In light of projections from early census data, Michael Cooper of The New York Times reported on December 12 that very soon the United States will no longer be considered a nation consisting of a majority and multiple minorities. He insists the new census data points to the United States becoming a “plurality.” “The term ‘minority,’ at least as used to describe racial and ethnic groups in the United States,” Cooper writes, “may need to be retired or rethought soon.” Cooper explains that by the end of this decade “no single racial or ethnic group will constitute a majority of children under 18. And in about three decades, no single group will constitute a majority of the country as a whole.”
No doubt J. D. Payne’s Strangers Next Door: Immigration, Migration, and Mission comes at an appropriate time in our nation’s history. The book effectively informs Western Christians—particularly North Americans—about God’s kingdom activity as it relates to the movement of people across the globe. An ethnographer, a demographics guru, or an urban strategist might consider Strangers Next Door a mile wide and an inch deep. I would argue the breadth and depth is just right for the American audience.
In this concise primer Payne, pastor of multiplication at The Church at Brook Hills in Birmingham, Alabama, has bundled a few invaluable gems into one volume. A few examples include:
• A survey of current and foundational works on the topic
• A migration primer
• A synopsis on relevant theological and missiological issues
• A perspective-altering discussion of God’s historical activity through major movements of people, particularly as it relates to kingdom expansion among the unreached
• Anecdotal evidence from models of ministry working in North American and Canada
• A simple explanation of a multi-directional strategy
• Helpful tables and figures
What is Payne suggesting by this multi-directional strategy? What are we supposed to do in light of a world that has “come to us”?
Strangers Next Door illustrates and advocates a strategy built off of the concept of globalization. Too often churches and ministries assume a stasis among migrants. We think our new neighbors come to Canada or the United States or the UK to stay, and that is the end of it. However, Payne points to migration data that documents back-and-forth movement. So, yes, we need to care for refugees and immigrants who move into our neighborhoods. And yes, we need to engage in cross-cultural evangelism that results in multiplying churches. But starting a church among Somalis in Atlanta is not an end in itself.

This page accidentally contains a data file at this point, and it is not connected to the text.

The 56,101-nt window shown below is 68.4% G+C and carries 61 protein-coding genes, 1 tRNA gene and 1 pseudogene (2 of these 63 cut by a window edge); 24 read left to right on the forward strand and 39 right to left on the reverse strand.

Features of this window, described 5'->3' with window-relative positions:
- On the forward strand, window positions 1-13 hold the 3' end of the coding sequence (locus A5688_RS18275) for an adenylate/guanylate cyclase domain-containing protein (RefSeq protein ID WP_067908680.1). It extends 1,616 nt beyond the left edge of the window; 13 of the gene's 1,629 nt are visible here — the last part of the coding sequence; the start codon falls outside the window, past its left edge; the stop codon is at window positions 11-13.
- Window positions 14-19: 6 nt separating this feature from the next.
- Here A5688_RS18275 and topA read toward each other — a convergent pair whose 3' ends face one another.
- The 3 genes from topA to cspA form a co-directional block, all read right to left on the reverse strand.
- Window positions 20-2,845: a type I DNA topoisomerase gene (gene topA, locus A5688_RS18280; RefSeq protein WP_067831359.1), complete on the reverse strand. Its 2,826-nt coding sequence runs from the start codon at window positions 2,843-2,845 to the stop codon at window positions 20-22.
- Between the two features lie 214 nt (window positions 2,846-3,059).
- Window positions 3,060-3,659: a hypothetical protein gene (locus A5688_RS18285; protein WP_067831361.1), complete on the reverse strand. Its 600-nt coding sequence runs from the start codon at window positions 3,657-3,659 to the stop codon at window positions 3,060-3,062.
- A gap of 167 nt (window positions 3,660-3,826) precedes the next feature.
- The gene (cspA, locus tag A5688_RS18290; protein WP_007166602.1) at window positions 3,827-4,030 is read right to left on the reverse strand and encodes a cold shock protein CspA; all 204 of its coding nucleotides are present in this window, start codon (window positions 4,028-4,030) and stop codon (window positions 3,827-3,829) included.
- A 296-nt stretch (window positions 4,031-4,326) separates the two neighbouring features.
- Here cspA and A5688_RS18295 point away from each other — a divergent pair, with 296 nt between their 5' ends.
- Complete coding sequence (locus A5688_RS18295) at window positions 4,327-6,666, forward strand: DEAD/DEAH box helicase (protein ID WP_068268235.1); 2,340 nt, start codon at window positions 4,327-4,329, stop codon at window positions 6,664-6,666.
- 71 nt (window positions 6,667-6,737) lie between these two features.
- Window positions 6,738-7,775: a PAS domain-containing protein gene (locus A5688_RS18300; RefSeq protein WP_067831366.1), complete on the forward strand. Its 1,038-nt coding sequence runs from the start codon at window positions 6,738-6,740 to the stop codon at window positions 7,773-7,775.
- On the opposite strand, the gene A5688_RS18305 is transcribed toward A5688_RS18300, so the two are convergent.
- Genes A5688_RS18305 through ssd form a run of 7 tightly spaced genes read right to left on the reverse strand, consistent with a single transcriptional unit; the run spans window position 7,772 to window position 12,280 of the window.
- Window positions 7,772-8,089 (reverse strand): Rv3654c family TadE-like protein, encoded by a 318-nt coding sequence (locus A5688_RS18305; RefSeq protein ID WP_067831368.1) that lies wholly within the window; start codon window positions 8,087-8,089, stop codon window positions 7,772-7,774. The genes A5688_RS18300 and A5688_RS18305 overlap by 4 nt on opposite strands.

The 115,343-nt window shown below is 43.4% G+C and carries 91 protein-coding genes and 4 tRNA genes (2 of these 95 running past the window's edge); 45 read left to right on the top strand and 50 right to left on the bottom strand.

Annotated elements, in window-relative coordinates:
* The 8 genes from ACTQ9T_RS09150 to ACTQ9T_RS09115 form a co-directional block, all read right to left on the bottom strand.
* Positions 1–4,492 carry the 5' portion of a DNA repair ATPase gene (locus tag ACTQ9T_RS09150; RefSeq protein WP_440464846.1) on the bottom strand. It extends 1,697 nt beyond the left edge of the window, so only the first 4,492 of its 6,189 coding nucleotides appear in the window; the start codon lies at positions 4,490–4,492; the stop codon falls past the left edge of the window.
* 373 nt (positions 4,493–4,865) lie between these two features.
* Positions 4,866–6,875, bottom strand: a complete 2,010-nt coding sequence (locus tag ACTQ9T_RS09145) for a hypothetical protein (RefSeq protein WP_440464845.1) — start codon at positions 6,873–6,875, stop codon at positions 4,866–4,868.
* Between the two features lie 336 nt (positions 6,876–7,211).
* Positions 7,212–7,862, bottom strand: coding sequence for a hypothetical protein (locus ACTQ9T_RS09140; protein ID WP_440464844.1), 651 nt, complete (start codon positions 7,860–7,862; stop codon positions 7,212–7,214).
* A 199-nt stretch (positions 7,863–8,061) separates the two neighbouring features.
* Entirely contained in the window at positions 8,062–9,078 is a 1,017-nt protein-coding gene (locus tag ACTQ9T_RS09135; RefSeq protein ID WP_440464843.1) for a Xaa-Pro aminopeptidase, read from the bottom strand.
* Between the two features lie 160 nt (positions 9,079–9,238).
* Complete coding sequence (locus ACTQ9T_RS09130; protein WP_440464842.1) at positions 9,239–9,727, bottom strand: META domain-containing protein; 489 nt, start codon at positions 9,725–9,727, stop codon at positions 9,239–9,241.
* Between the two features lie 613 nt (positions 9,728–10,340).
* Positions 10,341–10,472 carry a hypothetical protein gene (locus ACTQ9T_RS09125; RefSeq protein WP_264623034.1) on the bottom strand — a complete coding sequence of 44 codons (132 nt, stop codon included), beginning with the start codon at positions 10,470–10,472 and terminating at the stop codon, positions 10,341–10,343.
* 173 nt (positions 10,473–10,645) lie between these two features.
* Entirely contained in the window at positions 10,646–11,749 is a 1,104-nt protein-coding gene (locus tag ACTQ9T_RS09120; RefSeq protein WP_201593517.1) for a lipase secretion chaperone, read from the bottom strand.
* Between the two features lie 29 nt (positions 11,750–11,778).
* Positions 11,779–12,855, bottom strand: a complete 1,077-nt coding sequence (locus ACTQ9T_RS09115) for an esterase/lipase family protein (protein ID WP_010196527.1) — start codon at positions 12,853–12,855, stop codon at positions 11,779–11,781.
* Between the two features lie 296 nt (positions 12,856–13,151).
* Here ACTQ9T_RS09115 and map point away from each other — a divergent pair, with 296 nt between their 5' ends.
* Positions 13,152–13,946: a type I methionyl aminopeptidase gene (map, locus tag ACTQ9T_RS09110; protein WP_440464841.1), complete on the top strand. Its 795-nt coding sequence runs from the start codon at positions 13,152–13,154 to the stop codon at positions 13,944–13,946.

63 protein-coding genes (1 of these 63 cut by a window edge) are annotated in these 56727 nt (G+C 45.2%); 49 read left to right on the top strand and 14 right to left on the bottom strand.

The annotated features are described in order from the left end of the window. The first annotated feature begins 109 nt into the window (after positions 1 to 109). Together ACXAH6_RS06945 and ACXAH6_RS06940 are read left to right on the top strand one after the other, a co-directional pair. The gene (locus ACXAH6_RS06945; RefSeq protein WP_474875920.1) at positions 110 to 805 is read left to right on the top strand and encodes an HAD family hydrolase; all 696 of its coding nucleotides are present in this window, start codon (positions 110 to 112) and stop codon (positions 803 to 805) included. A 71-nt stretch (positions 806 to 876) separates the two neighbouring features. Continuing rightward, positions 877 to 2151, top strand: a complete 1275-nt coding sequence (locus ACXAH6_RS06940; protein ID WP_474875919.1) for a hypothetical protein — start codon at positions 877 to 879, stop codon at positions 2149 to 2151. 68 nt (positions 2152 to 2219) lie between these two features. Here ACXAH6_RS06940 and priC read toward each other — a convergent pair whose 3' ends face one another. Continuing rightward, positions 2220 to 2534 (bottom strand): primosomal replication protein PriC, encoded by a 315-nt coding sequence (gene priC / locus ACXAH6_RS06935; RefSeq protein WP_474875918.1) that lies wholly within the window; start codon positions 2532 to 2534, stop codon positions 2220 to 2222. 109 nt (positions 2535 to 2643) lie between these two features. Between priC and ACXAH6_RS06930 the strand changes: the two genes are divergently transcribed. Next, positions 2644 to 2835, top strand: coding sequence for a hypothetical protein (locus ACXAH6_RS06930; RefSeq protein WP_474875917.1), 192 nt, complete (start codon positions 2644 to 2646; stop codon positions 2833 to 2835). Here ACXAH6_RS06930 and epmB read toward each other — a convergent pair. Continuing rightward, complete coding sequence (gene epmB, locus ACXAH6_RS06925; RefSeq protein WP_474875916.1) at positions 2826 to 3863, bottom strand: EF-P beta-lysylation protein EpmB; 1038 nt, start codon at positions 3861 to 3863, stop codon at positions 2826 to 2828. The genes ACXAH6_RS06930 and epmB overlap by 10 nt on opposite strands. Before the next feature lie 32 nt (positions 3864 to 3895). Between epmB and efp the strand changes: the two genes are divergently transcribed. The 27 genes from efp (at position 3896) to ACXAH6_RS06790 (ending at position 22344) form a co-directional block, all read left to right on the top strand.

More than ever, North America is being flooded by people from all around the world, many of them here illegally. How should the church respond to these sojourners among us? In Strangers Next Door professor of evangelism and church planting J. D. Payne introduces the phenomenon of migrations of peoples to Western nations and explores how the church should respond in light of the mission of God.
Somalis, Haitians, West Africans, and Brazilians naturally network with their family members and friends back in their countries of origin. Payne’s multi-directional concept foundationally changes the way we approach diaspora missions. Multi-directional mission follows the natural flow of communication and travel that inexpensively bounces from here to there and back again.
So What’s Different in This Model?
The distinction of the mult-directional strategy has to do with connecting local and global ministry among internationals. What does that mean for me in particular?
(1) It means that as a concerned Christian I will continue reaching out to unreached mountain people in Afghanistan. I will partner with missionaries and indigenous workers who translate Scripture and develop strategies for evangelism and church planting in Central Asia.
(2) Beyond partnering in distant Afghan work, I also need to reach my Afghan friend Ali who lives in my town. I will seek to engage in faithful cross-cultural ministry to Ali and his family. If Ali comes to Christ, I will disciple him with the coaching of some American friends who are experts in Afghan work.
(3) The substantial difference Payne encourages takes place in my discipleship with Ali and his family. My global and local ministries converge as I disciple Ali with a view toward him reaching Afghans both here and around the world.
This multi-directional strategy is not unique to Payne. But Strangers Next Door places the strategy on a shelf everyone can reach. Payne advocates discipling Ali here in the States with the assumption that he’ll become an instrument in God’s hand to reach his family in Memphis, in California, and even in the mountains of Afghanistan. In fact, Ali has family members in Ontario and Amsterdam. He communicates often with them and may be returning regularly to his homeland.
Regrettably, most of us bifurcate our missional activity. We separate our ministry in the States from our mission work around the world. Personally, in my global ministry I narrowly focus on the least reached who live in Afghanistan. But for the most part, my local ministry is directed toward underprivileged, inner-city Memphians to the exclusion of internationals. Both groups deserve my attention, but Payne presents another dimension.
Strangers Next Door has challenged me to re-examine my own city in light of the connected threads here and “over there.” I am eager to more faithfully practice multi-directional, multi-national local ministry in my hometown as an extended connection to the world.
Does a North American-based multi-directional strategy suffice? Is it the singular, comprehensive global strategy? Absolutely not. But in Strangers Next Door, J. D. Payne has offered a better way for us to serve and reach international migrants while connecting discipleship to global evangelism.